There’s a cool new video just released about research in the Discovery Islands, mainly Quadra Island, on the central east coast of Vancouver Island (map). The video was produced through the Hakai Institute, a philanthropic organization which over the past decade or so has been funding a lot of primary research in ecology, geology, culture and archaeology on the B.C. Coast. The archaeological project in the video was focused on the terminal Pleistocene and earliest Holocene, with an effort to document long-term sea level history for Quadra Island, and then use LiDAR-derived base maps to help with predictive modelling and other tools to find old sites on old coastal landforms. That was the plan! I mean, of course the real plan was that grad students would do as much of the brainwork as possible, Daryl would dig, and high-quality coffee would be made.
It actually worked out pretty well. Sea levels are extremely local on the NW Coast – the above image shows that at the same time as the sea level was 200 metres higher than modern on Quadra it was 150 metres lower than modern on Haida Gwaii. The source is an open access paper here; if you find it sort of confusing then Daryl Fedje does a good job explaining it, with an animation, here.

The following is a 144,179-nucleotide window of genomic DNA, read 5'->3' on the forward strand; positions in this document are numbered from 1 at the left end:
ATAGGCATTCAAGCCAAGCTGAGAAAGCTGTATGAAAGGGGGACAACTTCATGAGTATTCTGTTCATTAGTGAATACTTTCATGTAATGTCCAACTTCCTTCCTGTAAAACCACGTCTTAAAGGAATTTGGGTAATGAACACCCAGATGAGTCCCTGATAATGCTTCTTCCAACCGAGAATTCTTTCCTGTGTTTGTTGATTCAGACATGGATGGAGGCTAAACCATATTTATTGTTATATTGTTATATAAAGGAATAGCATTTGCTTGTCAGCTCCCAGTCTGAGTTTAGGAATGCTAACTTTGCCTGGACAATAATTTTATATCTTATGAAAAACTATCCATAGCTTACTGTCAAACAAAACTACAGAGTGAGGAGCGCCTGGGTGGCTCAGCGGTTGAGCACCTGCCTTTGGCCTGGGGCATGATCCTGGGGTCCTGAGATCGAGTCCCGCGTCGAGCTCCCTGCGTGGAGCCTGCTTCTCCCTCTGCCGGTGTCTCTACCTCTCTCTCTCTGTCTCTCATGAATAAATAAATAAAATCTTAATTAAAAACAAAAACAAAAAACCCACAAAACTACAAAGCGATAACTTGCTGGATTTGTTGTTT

LiDAR can produce elevation models and contours at less than one metre vertical resolution, and it is also possible to digitally remove the trees. The resultant “bare earth model” gives an extremely fine (if somewhat artificial, moonscape) image of the terrain and many features not really discernible from the ground can be seen.
With sea levels higher than modern and dropping fast, a small archipelago fused together into the large island which is now Quadra. Former shore lines are now stranded high in the forest. There is a Hakai Blog post here which gives more detail on this process of landform visualization and “virtual flooding”.
Some of these, such as tombolos, have very high archaeological potential and the project successfully found sites on some of these (thanks largely to work by UVIC grad students Alex Lausanne and Colton Vogelaar).
With high potential site locations identified, then digging could proceed. In many instances, excavation went into paleo-coastal deposits, and waterworn stone tools were found, or stone tools embedded in paleo-estuarine deposits. This part of the project isn’t really nailed down fully yet since it turns out to be a tricky dating context, but there are indeed many archaeological sites on stranded marine terraces of various elevations.
So the video gives a good sense of the project, this post is just for a little added context.
Oh yeah, and the crew learned, never touch the Penguin mug.